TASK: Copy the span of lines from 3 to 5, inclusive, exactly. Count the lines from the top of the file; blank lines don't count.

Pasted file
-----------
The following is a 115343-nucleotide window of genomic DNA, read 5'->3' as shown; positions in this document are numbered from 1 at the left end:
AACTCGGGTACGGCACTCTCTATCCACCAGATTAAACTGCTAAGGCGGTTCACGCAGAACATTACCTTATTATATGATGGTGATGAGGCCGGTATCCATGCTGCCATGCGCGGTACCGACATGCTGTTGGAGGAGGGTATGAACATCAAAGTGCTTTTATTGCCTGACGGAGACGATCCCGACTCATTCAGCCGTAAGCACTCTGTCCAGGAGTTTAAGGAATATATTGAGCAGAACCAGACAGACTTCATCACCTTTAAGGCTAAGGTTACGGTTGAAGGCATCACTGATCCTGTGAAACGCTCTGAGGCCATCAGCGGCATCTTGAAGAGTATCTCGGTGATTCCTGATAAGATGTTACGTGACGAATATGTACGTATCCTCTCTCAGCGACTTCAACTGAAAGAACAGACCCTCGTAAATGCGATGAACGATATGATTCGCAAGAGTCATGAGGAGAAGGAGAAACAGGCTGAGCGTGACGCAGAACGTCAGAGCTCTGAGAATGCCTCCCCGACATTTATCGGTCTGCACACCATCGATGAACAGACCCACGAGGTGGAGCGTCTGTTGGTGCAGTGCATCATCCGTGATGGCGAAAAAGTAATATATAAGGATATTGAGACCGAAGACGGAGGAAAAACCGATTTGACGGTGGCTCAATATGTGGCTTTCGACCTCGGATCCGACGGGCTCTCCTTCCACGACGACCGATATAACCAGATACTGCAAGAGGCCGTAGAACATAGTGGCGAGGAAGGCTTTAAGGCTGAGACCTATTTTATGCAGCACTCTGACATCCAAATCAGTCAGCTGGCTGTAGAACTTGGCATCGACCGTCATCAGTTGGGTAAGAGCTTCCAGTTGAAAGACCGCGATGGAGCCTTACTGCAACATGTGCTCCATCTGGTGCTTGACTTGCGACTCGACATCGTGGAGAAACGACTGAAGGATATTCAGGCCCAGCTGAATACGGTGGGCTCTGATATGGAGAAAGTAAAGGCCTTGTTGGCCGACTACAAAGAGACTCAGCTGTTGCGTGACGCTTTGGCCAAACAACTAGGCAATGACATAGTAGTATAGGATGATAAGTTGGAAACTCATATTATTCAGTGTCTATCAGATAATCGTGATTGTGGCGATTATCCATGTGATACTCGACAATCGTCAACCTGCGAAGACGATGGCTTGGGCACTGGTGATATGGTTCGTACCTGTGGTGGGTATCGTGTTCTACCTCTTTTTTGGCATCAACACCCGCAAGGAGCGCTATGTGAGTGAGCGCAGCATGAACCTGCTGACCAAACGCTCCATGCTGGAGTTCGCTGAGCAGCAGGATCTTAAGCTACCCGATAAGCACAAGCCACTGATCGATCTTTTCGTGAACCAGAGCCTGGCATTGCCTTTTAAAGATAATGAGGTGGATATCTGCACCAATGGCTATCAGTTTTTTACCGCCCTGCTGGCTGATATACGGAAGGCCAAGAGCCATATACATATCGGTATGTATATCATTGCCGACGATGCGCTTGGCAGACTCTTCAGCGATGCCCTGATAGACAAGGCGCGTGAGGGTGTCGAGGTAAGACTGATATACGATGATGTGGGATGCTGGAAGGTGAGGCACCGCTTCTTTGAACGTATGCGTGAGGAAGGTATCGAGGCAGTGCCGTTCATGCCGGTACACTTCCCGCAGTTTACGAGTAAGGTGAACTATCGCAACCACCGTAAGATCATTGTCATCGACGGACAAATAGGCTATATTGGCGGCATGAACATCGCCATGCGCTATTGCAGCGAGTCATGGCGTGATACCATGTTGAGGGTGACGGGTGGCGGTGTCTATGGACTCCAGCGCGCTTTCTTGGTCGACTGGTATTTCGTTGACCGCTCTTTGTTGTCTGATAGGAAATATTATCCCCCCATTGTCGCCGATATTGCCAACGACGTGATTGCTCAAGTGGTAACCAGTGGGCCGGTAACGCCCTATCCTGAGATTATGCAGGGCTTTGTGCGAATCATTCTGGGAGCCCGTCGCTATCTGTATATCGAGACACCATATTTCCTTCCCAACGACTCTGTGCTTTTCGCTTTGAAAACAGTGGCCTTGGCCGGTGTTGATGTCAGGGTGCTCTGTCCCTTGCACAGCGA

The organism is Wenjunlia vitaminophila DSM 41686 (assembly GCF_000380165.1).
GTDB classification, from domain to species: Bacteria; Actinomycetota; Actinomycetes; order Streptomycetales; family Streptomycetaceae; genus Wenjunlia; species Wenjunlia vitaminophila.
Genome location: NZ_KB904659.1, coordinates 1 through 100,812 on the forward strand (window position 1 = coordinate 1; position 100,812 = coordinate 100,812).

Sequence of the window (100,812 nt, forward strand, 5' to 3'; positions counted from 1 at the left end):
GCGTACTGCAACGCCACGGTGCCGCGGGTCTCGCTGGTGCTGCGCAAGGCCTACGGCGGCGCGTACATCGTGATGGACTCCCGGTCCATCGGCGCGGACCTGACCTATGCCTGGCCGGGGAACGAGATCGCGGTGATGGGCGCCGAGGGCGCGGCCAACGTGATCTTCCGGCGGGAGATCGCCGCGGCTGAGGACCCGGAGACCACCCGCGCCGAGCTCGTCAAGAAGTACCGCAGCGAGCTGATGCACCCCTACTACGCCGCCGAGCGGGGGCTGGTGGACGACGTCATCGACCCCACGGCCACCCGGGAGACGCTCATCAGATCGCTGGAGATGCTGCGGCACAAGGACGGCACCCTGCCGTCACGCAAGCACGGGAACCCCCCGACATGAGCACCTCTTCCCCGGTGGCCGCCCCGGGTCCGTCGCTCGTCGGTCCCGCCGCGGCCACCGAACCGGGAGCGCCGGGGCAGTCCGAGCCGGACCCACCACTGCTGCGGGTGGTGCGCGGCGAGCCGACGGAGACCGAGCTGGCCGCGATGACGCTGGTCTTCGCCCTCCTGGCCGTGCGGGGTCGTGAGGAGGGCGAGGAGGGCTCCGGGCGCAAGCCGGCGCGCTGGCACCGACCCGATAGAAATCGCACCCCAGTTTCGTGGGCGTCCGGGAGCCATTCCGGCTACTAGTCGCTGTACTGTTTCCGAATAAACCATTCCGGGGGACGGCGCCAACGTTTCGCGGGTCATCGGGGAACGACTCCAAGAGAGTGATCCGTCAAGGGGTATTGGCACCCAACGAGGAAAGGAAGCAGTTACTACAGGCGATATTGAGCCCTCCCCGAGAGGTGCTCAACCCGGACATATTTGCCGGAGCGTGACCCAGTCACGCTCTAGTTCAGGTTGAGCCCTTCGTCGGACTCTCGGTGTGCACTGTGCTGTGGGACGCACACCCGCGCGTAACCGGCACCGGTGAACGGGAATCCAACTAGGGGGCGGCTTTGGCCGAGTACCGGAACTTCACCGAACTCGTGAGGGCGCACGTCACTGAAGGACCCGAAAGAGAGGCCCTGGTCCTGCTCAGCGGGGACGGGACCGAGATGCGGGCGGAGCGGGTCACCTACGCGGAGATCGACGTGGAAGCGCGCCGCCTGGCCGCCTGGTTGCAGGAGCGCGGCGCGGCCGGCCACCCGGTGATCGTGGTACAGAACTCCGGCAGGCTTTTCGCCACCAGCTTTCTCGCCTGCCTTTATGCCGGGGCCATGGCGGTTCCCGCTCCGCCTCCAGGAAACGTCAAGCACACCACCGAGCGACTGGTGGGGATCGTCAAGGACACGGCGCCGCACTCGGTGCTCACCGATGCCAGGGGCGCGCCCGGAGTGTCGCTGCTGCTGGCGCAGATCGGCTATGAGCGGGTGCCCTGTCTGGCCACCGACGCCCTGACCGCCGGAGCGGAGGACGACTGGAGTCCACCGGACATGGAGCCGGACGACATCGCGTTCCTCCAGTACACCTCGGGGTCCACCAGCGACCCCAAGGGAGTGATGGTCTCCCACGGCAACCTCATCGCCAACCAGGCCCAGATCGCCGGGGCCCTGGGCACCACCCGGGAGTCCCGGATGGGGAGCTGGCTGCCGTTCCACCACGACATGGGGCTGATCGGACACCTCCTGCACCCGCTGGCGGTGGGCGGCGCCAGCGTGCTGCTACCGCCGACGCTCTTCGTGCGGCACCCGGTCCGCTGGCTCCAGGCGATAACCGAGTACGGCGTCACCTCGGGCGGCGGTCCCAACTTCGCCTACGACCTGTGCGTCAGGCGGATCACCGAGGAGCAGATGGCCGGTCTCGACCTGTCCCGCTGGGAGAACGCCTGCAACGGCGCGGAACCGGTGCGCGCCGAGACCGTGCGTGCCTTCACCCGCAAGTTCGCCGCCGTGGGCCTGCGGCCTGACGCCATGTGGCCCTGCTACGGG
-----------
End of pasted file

The organism is Wenjunlia vitaminophila DSM 41686 (assembly GCF_000380165.1).
GTDB classification, from domain to species: Bacteria; Actinomycetota; Actinomycetes; order Streptomycetales; family Streptomycetaceae; genus Wenjunlia; species Wenjunlia vitaminophila.
Genome location: NZ_KB904659.1, coordinates 1 through 100,812 on the forward strand (window position 1 = coordinate 1; position 100,812 = coordinate 100,812).